Twelve Steps Programs and the Dually Diagnosed
Traditional Twelve Step programs provide benefits
for people with co-occurring disorders
By Joseph Nowinski
It appears that dually diagnosed individuals do make use of traditional Twelve Step fellowships such as Alcoholics Anonymous (AA) and Narcotics Anonymous (NA). One study of 351 dually diagnosed men and women treated in a hospital setting found that, even ten months after completing treatment, the percentage who attended AA and NA meetings was similar to that of individuals who had been diagnosed with only a substance use disorder. The exceptions were people diagnosed with schizophrenia or schizoaffective disorder (Jordan et al. 2002).
An analysis of Project MATCH data found that patients who functioned poorly in social situations actually did best when treated using Twelve Step Facilitation. Contrary to expectations, patients whose level of social functioning was relatively low had the poorest outcomes when treated using cognitive-behavioral therapy (Longabaugh et al. 2001). One explanation offered for this finding was that CBT may not have been implemented adequately. An alternative explanation would be that all MATCH treatments were adequately administered, but that the involvement in a fellowship such as AA, which TSF actively promotes, was helpful to lower-functioning patients. Though not empirically tested as yet, this hypothesis does have anecdotal support. For example, psychologist Cardwell Nuckols, writing about his own recovery from the dual problems of addiction and post-traumatic stress disorder (PTSD), states:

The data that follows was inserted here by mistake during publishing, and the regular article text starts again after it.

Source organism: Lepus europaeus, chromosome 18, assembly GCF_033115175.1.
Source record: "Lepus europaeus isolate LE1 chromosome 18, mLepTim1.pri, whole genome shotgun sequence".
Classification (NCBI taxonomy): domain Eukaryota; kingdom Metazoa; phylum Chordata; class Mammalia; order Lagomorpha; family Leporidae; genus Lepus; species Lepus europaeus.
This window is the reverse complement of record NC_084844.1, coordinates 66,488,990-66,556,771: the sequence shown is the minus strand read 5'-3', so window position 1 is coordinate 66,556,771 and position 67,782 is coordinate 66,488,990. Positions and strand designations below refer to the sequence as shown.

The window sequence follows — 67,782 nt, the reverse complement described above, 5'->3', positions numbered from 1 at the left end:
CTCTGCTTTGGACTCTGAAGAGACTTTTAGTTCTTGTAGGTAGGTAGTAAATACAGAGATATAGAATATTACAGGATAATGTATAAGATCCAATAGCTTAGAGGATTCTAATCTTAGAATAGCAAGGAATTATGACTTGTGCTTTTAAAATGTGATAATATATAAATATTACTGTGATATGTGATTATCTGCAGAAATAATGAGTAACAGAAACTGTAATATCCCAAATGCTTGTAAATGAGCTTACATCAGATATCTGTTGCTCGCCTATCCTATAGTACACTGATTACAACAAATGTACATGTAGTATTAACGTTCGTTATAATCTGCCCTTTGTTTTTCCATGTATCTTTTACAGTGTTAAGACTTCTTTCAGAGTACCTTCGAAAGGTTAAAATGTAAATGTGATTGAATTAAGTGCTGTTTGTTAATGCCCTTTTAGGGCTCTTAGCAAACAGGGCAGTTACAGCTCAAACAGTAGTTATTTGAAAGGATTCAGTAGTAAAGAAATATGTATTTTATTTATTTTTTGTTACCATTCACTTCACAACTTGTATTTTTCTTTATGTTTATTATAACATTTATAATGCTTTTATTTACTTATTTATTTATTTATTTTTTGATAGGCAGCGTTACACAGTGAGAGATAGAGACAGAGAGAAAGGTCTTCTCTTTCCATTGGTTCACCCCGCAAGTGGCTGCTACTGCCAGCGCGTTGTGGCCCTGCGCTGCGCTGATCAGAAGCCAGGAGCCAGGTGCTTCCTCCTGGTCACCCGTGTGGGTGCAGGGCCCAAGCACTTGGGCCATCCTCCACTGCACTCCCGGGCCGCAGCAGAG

I believe two things to be true: The Twelve Step program saved my life, and psychotherapy and prescribed medication cannot replace the need for a group, which can become a haven or a home. But together, medicine, medical research, therapy, and self-help offer great hope to those of us who have tried and failed on the separate paths of self-help or treatment (Nuckols 1993, p. xiii).
There is also evidence that treatment via TSF can have a positive effect not only on substance abuse but also on symptoms of mental illness. One study compared TSF to a cognitive-behavioral treatment for men and women concurrently diagnosed with a substance use disorder and PTSD (Triffleman 2000). There is a high incidence of substance use among individuals diagnosed with PTSD. Other prominent symptoms include anxiety and depression. This study reported that men and women responded equally to treatment, that is, there were no significant gender differences. This was true for both treatments. In addition, those who received TSF showed improvement in all three domains assessed: PTSD severity, PTSD symptoms, and number of days abstinent.
Another study compared TSF to a cognitive-behavioral treatment for individuals concurrently diagnosed with a substance use disorder and major depression (Glassner-Edwards et al. 2007). This study found that patients who received TSF showed greater declines in substance use and greater reductions in symptoms of depression than those who were treated with CBT.
Again, a reasonable explanation for the above findings is that the support found in Twelve Step fellowships, which is the primary goal of TSF, has positive effects not only on substance use but also on symptoms of mental illness, in particular those illnesses whose dominant symptoms include anxiety and/or depression.